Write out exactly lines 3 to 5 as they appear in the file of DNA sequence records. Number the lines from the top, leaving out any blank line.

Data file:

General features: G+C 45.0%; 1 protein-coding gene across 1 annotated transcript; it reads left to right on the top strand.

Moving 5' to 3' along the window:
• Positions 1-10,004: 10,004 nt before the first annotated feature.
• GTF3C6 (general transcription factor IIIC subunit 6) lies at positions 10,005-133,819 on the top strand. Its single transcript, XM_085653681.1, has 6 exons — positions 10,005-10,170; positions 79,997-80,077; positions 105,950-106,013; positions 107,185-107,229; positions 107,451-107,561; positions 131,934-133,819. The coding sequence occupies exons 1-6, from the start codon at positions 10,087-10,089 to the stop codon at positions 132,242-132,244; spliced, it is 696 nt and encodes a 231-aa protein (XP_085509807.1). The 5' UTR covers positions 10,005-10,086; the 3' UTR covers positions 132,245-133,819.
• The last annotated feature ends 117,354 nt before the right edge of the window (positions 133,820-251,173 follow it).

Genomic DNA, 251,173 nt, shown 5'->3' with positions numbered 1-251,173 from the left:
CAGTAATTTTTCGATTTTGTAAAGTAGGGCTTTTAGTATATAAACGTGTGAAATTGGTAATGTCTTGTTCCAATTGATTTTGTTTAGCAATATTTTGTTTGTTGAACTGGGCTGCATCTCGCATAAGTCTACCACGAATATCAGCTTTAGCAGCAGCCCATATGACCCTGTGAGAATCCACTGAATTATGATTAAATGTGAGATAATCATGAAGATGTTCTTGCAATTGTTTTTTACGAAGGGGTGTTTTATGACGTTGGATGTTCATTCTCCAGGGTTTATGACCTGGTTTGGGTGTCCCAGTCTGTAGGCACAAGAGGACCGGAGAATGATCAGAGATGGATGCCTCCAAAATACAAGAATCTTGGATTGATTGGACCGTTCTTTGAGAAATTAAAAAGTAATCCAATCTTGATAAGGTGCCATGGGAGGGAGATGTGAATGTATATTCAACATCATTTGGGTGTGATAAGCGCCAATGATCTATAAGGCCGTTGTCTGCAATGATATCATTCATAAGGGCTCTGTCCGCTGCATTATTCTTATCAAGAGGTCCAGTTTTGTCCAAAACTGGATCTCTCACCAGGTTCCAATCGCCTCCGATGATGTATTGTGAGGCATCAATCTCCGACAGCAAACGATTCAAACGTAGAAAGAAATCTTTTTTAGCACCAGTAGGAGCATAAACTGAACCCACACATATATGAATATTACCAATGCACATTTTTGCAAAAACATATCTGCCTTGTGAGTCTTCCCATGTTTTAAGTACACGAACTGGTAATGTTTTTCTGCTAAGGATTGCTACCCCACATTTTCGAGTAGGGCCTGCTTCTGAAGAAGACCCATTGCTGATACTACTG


• Positions 1-10,004: 10,004 nt before the first annotated feature.
• GTF3C6 (general transcription factor IIIC subunit 6) lies at positions 10,005-133,819 on the top strand. Its single transcript, XM_085653681.1, has 6 exons — positions 10,005-10,170; positions 79,997-80,077; positions 105,950-106,013; positions 107,185-107,229; positions 107,451-107,561; positions 131,934-133,819. The coding sequence occupies exons 1-6, from the start codon at positions 10,087-10,089 to the stop codon at positions 132,242-132,244; spliced, it is 696 nt and encodes a 231-aa protein (XP_085509807.1). The 5' UTR covers positions 10,005-10,086; the 3' UTR covers positions 132,245-133,819.
• The last annotated feature ends 117,354 nt before the right edge of the window (positions 133,820-251,173 follow it).